Finding a connection is not easy
Have you ever been to New York? Are there really yellow school buses in the USA? Have you seen cheerleaders? The sixth graders in particular peppered the new girl with questions. The students from the tenth grade were rather reserved. “The 13th grade was mostly about politics,” says Eleanor. She has talked a lot about the USA in the last few weeks. “It was helpful that I can now look at my homeland from the outside,” she says. She attended the grape harvest and is a guest in geography class this week. It’s about North America. Otherwise, she supports the teachers in English lessons and helps students with weaker languages, among other things. Her goal: to take over a complete lesson in the future.
“In the beginning, my role here wasn’t really clear. In addition, the teaching staff didn’t have much time. They’re all older than me and have families,” says the student. Finding a connection in Germany is not exactly easy. “It’s different in the USA. People are more open. But you have to say that interest quickly dwindles again,” laughs Eleanor. At first she lived with her tutor. In the meantime she has found a flat share in Dresden. She feels comfortable with her two roommates. And homesickness?
“When I’m in the USA, I miss Europe. When I’m here, I think of my family,” she says. Her father supports her, her mother worries a little. You stay in touch via WhatsApp. The messenger service is not as widespread in the USA as it is here. “My parents downloaded it because of me,” says the 22-year-old. Normally, communication in America is via Facebook Messenger or classic SMS. Not the only difference.
Short distances in Germany
“What I think is great about Germany: you’re quick at the sea, fast in the mountains or in Italy,” she says. That’s true, if you take American conditions as a basis. “It’s at least eight hours by car from our home to Chicago. It’s even ten hours to the nearest beach.” The public transport offer here is also better than at home. A major difference to home is apparently also the diet. “Organic products are very common in Germany. In the States, it’s more for chic people,” she says. Overall, Germans pay more attention to what they eat than people in the US.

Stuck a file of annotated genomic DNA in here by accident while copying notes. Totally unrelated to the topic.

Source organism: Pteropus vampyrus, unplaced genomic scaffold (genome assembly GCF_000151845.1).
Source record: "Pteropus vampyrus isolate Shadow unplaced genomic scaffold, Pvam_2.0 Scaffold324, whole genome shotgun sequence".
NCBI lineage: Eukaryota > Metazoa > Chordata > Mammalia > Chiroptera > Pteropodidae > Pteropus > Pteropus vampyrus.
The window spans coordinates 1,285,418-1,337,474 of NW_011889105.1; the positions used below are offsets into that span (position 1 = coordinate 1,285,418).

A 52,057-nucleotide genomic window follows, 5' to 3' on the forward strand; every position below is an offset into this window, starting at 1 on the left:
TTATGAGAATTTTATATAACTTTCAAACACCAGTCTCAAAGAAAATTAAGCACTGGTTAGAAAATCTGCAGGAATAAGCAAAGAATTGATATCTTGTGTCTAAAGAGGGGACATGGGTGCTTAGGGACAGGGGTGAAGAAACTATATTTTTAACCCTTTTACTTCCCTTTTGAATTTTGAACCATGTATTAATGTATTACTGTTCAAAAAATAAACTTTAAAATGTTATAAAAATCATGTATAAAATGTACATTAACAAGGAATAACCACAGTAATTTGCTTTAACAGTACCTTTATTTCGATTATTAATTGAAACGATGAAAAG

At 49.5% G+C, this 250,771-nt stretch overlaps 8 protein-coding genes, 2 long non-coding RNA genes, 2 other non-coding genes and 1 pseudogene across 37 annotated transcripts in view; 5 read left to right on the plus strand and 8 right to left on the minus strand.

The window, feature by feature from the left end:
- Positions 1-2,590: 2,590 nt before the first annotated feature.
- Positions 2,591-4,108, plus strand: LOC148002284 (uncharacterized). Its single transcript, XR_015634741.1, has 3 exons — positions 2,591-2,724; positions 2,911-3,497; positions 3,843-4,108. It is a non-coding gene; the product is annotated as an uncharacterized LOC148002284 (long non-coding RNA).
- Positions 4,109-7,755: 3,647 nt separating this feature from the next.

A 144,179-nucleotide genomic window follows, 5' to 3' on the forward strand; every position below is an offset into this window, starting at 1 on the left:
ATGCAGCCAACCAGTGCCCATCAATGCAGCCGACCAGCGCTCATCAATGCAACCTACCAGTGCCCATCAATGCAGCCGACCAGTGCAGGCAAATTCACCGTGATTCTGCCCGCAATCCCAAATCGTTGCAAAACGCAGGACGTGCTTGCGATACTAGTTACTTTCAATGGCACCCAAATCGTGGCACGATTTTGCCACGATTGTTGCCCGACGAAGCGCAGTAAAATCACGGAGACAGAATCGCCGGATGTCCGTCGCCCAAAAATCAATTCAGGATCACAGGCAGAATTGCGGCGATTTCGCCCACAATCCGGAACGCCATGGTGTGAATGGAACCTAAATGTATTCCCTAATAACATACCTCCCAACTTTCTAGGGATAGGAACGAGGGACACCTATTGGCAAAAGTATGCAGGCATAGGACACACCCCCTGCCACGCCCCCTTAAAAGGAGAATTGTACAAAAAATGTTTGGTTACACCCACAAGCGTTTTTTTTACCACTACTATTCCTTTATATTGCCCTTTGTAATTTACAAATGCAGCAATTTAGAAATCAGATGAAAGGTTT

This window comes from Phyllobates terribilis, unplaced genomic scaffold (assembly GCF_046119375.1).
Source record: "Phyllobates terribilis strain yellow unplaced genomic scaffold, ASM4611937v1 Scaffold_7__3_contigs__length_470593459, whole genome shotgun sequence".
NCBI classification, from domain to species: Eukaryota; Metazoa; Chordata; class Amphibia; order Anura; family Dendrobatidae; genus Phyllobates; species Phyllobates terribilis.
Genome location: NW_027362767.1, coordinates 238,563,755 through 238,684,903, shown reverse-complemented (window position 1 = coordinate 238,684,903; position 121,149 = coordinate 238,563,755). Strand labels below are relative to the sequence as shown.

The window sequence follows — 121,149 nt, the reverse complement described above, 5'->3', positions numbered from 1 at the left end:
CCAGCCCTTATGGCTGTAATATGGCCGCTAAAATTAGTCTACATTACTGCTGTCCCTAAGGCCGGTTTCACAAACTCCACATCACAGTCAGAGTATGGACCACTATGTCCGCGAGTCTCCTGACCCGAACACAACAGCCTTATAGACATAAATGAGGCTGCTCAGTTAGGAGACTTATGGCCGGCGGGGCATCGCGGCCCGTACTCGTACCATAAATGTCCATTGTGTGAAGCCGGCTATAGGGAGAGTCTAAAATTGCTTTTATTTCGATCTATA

What struck her, of course, was the German thoroughness. “When it came to drawing a table, I did it freehand. The students, on the other hand, took out their rulers and pencils first,” smiles Eleanor. There is certainly more to tell, for example that her brother, who is a mechanic, only has six days paid vacation a year. Holidays are already included.
The program initially runs until June 2023. After that, there is the option to extend your stay – in Meissen or somewhere else. Eleanor wants to extend and stay in Germany. She is flirting with further studies and would like to take up a professorship later. You get the feeling she likes to travel the world. And can’t help it. “To be honest, I just get along better with people from other countries than with the people at home,” says the young woman.